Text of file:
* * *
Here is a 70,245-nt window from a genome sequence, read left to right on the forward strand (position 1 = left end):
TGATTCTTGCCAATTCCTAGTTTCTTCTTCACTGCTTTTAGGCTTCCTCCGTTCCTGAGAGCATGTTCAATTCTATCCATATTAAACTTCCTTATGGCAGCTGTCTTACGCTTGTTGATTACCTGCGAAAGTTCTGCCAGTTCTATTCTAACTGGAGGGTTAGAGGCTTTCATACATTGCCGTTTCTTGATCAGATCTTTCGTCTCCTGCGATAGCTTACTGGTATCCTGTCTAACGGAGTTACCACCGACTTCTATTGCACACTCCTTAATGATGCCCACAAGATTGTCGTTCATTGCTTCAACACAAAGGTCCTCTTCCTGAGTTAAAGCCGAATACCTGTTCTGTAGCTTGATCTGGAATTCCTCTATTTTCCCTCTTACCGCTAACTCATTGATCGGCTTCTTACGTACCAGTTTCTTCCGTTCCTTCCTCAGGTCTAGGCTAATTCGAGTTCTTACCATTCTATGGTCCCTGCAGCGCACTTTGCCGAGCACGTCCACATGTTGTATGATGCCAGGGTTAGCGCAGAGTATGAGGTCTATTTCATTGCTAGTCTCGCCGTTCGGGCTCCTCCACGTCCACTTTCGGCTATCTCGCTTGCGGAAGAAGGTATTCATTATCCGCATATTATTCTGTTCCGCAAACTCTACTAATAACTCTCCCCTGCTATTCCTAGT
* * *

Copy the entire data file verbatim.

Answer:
Here is a 70,245-nt window from a genome sequence, read left to right on the forward strand (position 1 = left end):
TGATTCTTGCCAATTCCTAGTTTCTTCTTCACTGCTTTTAGGCTTCCTCCGTTCCTGAGAGCATGTTCAATTCTATCCATATTAAACTTCCTTATGGCAGCTGTCTTACGCTTGTTGATTACCTGCGAAAGTTCTGCCAGTTCTATTCTAACTGGAGGGTTAGAGGCTTTCATACATTGCCGTTTCTTGATCAGATCTTTCGTCTCCTGCGATAGCTTACTGGTATCCTGTCTAACGGAGTTACCACCGACTTCTATTGCACACTCCTTAATGATGCCCACAAGATTGTCGTTCATTGCTTCAACACAAAGGTCCTCTTCCTGAGTTAAAGCCGAATACCTGTTCTGTAGCTTGATCTGGAATTCCTCTATTTTCCCTCTTACCGCTAACTCATTGATCGGCTTCTTACGTACCAGTTTCTTCCGTTCCTTCCTCAGGTCTAGGCTAATTCGAGTTCTTACCATTCTATGGTCCCTGCAGCGCACTTTGCCGAGCACGTCCACATGTTGTATGATGCCAGGGTTAGCGCAGAGTATGAGGTCTATTTCATTGCTAGTCTCGCCGTTCGGGCTCCTCCACGTCCACTTTCGGCTATCTCGCTTGCGGAAGAAGGTATTCATTATCCGCATATTATTCTGTTCCGCAAACTCTACTAATAACTCTCCCCTGCTATTCCTAGT